In the end, it’s all about me

In a very real sense, it’s all in my own head.

However, as you’ll see if you follow me through this post, this isn’t a self-centric statement because when all’s said and done, what’s valid for me applies equally to you so if it makes you feel any better about the narrative, just think of the you that’s doing the reading as the me I keep referring to. It still works.

Every problem I’ve ever had whether overcome or not, every interaction whether good, bad or inane, only happened inside that part of me that I consider to be me. Everything that’s out there on that external reality that Western civilisation considers to be the real reality but which Eastern philosophical traditions know isn’t actually there at all is, in essence simply how my own mind has interpreted what its sensing equipment has relayed to it. That information is held, sifted prioritised and matched against other prior inputs in order to determine the most appropriate reaction for the preservation or procreation of that previously postulated multi-cellular collective that I’m currently strolling around in.

Strange as it may sound, I’m not reacting to the world outside at all. I’m reacting to the relative urgency of the combined sensory inputs received by the I that is me. I’m reacting to a lightning fast interpretation of the information, not the information itself. I’m two steps removed from what I like to think of as ‘everything that isn’t me’ and weirdly, sometimes everything that isn’t ‘me’ includes the body I’m inhabiting.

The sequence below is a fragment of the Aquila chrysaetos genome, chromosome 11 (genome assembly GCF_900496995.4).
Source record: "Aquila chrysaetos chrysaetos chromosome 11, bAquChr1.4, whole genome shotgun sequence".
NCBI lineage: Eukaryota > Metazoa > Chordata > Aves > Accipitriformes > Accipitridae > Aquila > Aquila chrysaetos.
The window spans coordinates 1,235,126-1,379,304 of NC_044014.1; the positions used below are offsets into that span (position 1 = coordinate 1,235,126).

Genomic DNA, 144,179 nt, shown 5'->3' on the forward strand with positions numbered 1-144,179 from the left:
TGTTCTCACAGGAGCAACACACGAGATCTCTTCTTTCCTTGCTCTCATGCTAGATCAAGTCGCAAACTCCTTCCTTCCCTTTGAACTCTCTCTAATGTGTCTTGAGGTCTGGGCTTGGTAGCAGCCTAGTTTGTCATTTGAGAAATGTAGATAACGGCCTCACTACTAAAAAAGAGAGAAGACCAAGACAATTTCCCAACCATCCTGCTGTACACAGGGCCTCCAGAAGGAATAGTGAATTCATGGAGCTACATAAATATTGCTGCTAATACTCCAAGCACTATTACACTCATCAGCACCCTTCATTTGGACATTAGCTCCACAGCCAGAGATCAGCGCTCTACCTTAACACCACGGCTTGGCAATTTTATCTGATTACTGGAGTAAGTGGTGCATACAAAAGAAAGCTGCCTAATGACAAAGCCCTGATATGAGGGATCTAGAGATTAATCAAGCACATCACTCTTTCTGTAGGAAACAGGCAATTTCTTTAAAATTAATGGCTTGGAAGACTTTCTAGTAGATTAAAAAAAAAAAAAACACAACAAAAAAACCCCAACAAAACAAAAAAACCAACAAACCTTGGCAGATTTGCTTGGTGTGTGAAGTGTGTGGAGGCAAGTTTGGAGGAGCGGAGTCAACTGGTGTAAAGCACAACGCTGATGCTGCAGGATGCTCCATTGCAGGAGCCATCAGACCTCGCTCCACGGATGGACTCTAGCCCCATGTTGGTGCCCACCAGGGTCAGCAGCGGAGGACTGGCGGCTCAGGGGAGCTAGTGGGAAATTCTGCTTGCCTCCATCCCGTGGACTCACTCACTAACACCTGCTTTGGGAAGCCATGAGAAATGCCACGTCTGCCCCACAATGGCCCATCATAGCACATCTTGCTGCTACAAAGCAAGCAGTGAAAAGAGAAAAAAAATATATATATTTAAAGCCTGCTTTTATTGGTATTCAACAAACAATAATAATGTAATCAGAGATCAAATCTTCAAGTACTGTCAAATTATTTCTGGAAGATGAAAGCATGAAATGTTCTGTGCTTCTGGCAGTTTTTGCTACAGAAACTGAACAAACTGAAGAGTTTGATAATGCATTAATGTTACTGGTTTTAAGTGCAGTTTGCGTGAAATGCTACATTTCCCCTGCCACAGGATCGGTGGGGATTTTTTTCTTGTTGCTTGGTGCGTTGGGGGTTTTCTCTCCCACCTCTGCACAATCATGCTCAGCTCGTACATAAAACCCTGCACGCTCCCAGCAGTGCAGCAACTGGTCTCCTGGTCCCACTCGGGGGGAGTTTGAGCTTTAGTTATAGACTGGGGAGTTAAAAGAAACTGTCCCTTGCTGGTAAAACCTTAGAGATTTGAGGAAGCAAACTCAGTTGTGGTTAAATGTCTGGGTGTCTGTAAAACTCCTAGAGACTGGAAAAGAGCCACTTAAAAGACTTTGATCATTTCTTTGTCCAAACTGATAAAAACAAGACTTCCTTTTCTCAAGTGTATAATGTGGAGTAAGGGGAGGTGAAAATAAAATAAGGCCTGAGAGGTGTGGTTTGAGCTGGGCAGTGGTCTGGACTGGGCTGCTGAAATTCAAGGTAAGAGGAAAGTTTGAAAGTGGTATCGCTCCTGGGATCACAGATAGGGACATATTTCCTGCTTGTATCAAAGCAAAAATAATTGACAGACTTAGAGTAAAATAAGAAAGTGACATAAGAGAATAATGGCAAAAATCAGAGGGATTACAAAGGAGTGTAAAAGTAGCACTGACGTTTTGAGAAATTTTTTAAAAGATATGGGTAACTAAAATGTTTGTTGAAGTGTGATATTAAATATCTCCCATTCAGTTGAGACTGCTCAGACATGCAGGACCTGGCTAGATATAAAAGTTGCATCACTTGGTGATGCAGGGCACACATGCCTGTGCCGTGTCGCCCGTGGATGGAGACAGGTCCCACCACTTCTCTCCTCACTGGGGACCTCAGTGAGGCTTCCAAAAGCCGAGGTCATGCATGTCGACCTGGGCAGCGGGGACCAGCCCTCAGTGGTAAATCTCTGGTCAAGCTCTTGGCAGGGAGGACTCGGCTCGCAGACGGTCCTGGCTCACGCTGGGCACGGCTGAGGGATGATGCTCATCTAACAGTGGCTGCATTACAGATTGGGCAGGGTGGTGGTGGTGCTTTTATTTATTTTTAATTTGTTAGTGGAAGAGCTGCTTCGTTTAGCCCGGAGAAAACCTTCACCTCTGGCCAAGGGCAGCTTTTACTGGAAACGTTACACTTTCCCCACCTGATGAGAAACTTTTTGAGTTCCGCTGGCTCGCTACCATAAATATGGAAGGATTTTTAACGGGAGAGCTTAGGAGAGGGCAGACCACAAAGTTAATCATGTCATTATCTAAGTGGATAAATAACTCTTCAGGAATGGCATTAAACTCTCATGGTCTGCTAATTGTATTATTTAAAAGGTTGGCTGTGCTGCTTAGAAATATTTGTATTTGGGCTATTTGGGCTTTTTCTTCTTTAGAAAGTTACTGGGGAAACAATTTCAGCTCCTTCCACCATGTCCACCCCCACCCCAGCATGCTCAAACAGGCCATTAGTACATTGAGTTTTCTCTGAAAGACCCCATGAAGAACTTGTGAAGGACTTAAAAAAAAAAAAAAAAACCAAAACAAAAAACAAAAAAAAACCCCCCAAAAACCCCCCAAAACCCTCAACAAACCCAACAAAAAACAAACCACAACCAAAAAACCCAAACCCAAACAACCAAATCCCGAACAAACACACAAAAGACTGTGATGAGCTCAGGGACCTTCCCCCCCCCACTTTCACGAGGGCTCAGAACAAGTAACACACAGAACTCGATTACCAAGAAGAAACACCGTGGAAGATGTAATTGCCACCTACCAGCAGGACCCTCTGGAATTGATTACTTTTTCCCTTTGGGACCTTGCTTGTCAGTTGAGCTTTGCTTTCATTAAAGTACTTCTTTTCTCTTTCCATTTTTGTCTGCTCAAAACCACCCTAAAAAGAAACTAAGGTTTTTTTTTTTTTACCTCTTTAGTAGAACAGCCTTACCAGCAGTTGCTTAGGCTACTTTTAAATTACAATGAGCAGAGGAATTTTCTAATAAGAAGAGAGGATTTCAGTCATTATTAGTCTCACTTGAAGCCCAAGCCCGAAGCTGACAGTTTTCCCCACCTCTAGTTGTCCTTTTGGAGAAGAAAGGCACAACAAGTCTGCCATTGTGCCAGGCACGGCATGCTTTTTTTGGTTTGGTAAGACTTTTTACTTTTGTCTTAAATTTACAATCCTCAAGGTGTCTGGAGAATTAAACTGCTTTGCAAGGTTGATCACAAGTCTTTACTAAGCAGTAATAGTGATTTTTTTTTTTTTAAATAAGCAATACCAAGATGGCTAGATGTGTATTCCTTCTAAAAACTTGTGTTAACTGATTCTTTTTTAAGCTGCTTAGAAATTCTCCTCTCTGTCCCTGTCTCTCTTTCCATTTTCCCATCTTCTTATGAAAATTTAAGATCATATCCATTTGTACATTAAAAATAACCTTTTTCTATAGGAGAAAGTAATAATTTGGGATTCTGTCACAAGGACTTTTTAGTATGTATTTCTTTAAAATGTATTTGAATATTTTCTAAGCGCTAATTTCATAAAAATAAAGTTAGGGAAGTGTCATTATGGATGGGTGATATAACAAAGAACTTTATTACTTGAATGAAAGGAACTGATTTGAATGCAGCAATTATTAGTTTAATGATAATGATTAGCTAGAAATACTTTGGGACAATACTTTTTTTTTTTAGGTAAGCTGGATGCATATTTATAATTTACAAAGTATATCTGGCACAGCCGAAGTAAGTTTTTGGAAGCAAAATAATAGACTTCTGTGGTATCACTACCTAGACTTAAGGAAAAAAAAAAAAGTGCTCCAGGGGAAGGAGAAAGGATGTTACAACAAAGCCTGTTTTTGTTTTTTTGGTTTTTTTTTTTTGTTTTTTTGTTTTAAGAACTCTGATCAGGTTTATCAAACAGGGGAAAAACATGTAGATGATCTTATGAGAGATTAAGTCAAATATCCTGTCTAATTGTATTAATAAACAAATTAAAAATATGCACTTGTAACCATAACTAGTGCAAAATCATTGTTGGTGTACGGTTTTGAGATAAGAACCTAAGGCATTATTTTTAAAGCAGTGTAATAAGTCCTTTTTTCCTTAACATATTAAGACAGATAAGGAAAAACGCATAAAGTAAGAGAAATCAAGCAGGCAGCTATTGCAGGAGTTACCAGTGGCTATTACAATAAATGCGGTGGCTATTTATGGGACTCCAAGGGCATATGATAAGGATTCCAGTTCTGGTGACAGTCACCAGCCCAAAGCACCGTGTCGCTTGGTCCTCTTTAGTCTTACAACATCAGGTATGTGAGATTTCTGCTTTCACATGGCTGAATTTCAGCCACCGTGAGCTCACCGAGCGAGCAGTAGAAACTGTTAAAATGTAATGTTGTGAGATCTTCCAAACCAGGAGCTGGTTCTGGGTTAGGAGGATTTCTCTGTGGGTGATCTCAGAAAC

If you want to get proper bonkers, then this is the point where you start to debate how we actually know that whatever is out there is actually out there and not simply a metaphoric illusion created by the I that is me in order to manipulate whatever it might be that is the actual source of all that sensory information from ‘out there’. Or maybe even ‘in here’. My brain could just be making all this stuff up. Decidedly possible, considering everything I’ve written previously.

The jump after this, depending on your day job and whether you have a brother with the surname Wachowski, is to go on to create a ground breaking slo-mo camera technique known as bullet-time and surround-freeze the action in a film you decided to call The Matrix. Mind you, you’d need some old fashioned still-camera techniques like time-slice and a techno-creative brain in someone as skilled as John Gaeta to see the potential. So seeing as that’s already been done, at least it has in my reality perception, I’ll content myself with using it simply to illustrate the point rather than develop the teenage-level philosophising any further. I have no way of separating out whether a signal is actually coming from an outside source or is an internal illusion and if it is external, I have no way of proving what’s actually generating it. So without formulating a doom laden hero against machine future, what’s my point?

As it goes, in practical day to day terms none of this matters. Stuff happens. You react to it. It makes no difference whether the external stimuli are actually there, a representational metaphor or even an emergent property of all that is quantum in a world where everything has probability, nothing is certain and matter is just informational potential. Wherever it actually comes from, our bodies and minds develop their individual models of the appropriate way to react and behave based on experiences overlaid onto the preloaded evolutionary software hard-wired into you by the time of your birth. Some of this drives us in a positive direction of growth and some holds us back in a negative fog of limiting beliefs.